When a person answers questions under oath during a deposition or trial, the person is generally referred to as a “witness” and their statements as “testimony.” Yet whether the person is categorized as a lay witness or an expert witness has a profound effect on which testimony is permissible and under what circumstances.
Furthermore, the line between “lay” and “expert” witnesses and testimony varies among jurisdictions. For instance, in US v. Jayyousi, 657 F.3d 1085 (11th Cir. 2011), the Eleventh Circuit treated the lay witness testimony admissibility requirements broadly, allowing an FBI agent to testify as to the meaning of certain alleged code words in Arabic spoken by the defendants, even though the agent did not speak Arabic.
By contrast, in US v. Freeman, 730 F.3d 590 (6th Cir. 2013), the Sixth Circuit reversed the trial court’s decision to allow an FBI agent to testify as a lay witness about words spoken during phone calls between the defendants. The court held that the agent lacked the knowledge necessary to support a lay witness opinion under Federal Rule of Evidence 701(a).
As demonstrated by the differing results reached by federal courts even in similar cases, questions about lay versus expert witness testimony don’t always have ‘black or white’ answers. Therefore, understanding the potential hurdles for admissibility and disclosure is essential.
Lay Witness Testimony
Generally speaking, the law divides witnesses into two categories: Fact Witnesses and Opinion Witnesses. Fact witnesses, or lay witnesses, testify about their firsthand knowledge: what they heard, saw, said, or did. Fact witnesses are often closely related to the case in some way. They may be family members, business partners, or eyewitnesses at the scene.
Expert Witness Testimony
An expert witness, or an opinion witness, is a person with specialized skill sets whose opinion may help a jury make sense of the factual evidence of a case. Expert witnesses testify as to their opinion about certain facts or events. Because they don’t have firsthand knowledge of the facts or events, expert witnesses use their technical knowledge, experience, skills, and expert methodologies to form their opinions on the case.
While an opinion witness may be either lay or expert witness, which opinions a witness will be allowed to share will depend on their classification as lay or expert.
Lay witness and expert witness testimony are subject to two separate sets of rules governing admissibility in federal courts. Federal Rule of Evidence 701 governs the admissibility of lay witness testimony; 702, of expert witnesses.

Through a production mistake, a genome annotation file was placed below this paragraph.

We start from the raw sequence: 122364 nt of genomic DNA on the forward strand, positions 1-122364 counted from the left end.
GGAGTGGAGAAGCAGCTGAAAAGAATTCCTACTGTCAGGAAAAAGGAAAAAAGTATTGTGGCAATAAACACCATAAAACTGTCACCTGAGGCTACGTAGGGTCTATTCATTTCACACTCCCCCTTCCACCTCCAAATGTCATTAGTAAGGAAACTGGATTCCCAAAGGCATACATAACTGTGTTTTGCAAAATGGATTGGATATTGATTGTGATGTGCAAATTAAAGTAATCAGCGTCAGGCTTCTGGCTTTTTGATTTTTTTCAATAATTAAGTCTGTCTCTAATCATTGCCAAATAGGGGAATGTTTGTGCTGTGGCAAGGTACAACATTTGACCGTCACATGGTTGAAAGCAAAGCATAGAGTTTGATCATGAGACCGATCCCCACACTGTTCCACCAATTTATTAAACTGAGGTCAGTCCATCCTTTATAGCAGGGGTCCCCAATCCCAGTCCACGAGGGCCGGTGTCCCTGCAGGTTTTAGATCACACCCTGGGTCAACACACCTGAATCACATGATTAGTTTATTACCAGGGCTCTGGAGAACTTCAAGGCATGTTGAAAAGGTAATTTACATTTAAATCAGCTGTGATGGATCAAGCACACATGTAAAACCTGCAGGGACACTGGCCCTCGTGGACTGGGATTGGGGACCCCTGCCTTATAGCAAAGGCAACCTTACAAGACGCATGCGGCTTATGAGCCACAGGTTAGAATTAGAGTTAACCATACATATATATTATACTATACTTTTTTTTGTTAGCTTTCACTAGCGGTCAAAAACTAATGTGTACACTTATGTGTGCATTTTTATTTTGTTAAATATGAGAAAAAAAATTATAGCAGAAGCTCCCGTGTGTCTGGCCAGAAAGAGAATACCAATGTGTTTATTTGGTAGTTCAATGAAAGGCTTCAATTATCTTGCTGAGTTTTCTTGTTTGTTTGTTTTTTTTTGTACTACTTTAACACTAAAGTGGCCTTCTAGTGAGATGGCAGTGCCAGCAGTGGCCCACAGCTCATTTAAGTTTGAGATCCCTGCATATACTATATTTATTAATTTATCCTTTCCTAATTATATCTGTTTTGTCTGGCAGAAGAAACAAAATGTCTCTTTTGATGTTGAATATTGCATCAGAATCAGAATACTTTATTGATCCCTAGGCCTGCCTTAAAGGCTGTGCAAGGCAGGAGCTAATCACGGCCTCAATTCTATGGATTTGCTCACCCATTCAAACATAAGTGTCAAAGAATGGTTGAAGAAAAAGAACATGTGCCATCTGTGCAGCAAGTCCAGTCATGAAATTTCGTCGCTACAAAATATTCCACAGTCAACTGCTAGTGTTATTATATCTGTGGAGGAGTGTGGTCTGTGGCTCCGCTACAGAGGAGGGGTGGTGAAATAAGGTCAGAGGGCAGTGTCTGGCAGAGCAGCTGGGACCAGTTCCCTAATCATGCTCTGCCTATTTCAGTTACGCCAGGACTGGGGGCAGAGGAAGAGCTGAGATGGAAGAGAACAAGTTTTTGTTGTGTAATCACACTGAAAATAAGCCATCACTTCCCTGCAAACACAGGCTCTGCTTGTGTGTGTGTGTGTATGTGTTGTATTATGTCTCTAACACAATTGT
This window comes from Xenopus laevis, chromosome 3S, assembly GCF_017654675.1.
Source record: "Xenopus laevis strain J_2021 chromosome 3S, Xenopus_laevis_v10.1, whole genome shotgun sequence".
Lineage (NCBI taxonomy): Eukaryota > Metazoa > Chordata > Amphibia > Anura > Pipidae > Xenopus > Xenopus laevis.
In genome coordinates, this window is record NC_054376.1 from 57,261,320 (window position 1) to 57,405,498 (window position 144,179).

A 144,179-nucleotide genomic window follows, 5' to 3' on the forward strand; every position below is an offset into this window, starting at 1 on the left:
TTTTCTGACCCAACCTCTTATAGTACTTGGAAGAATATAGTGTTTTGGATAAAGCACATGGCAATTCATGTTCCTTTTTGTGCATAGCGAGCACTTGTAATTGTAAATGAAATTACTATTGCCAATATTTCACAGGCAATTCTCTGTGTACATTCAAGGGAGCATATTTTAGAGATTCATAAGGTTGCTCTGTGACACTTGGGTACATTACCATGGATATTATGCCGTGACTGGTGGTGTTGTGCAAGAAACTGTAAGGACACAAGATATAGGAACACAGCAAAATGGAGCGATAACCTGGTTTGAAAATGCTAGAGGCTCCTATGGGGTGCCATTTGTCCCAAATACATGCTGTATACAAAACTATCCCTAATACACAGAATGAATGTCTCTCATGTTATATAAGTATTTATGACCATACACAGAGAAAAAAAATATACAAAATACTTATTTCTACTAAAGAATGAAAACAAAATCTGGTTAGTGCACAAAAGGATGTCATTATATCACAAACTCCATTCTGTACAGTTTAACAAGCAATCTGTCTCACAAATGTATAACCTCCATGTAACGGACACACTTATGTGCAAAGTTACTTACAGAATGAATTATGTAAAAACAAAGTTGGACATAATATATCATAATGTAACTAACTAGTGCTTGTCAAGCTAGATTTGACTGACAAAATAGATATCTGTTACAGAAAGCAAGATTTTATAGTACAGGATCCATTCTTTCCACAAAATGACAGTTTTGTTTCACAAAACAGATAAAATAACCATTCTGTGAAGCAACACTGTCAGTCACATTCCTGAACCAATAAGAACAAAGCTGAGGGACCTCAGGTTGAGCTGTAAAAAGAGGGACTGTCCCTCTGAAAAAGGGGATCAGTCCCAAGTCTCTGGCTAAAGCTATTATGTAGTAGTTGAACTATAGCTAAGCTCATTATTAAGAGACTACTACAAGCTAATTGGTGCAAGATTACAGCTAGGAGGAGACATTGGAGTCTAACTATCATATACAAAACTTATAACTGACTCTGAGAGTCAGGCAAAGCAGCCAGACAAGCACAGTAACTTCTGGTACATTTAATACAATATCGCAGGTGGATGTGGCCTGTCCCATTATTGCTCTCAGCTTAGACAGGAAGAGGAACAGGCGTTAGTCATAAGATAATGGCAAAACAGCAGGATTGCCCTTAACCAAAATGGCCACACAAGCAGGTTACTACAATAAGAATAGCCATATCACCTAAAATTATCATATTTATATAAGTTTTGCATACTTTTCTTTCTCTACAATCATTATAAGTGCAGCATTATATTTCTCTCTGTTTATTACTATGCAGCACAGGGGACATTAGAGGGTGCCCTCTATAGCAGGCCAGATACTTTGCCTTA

Under FRE 701, a lay witness may provide any opinion that:
- Is rationally based on the witness’s perception
- Is helpful to clearly understanding the witness’s testimony or to determining a fact in issue
- Is not based on scientific, technical, or other specialized knowledge within the scope of FRE 702
Lay witnesses are typically restricted to testifying about things they personally perceived and about which the average reasonable person could also form an opinion. For instance, a lay witness to a car accident might testify that she saw the defendant’s car run a red light at a high rate of speed, and that as a result, her opinion was that the driver was speeding.
Rule 702 sets out different standards for expert witnesses and for their testimony. An expert opinion may only be admitted if the witness is “qualified as an expert by knowledge, skill, experience, training or education,” and if the witness’s opinion meets the four requirements laid out in FRE 702:
- The expert’s knowledge will help the trier of fact understand the evidence or determine a fact in issue
- The testimony is based on sufficient facts or data
- The testimony is the product of reliable principles and methods
- The expert has reliably applied the principles and methods to the facts of the case
Unlike a lay witness, an expert witness does not have to have firsthand knowledge of the case in order to form or to testify to an opinion. Instead, the expert witness’s opinion may be based on the witness’s application of reliable principles and methods to the facts or data in the case.
Experts are not limited by Rule 702 to testifying as to their opinion. For instance, an expert witness may also testify generally about principles, methods, or other information relevant to the topic and case.
Federal Rule of Civil Procedure 26(a)(2) (and similar rules in many states) requires lawyers to meet disclosure requirements for expert witnesses above and beyond those required for lay witnesses.
Rule 26(a)(2) requires retained experts to submit an expert report if they will testify. Non-testifying experts may also be required to be disclosed or to submit a report in certain circumstances. When they do not, their work is generally considered protected by attorney work product rules.
By contrast, lay witness opinions generally do not need to be summarized in a report or otherwise disclosed prior to trial. When a lay witness’ testimony approaches the line between lay observations and expert opinions, however, lawyers may need to consider ways to ensure the testimony remains usable at trial. Typically, lawyers have two options. The first is to disclose the lay witness’ opinion. The second is to reach an agreement with opposing counsel regarding the precise disclosures required.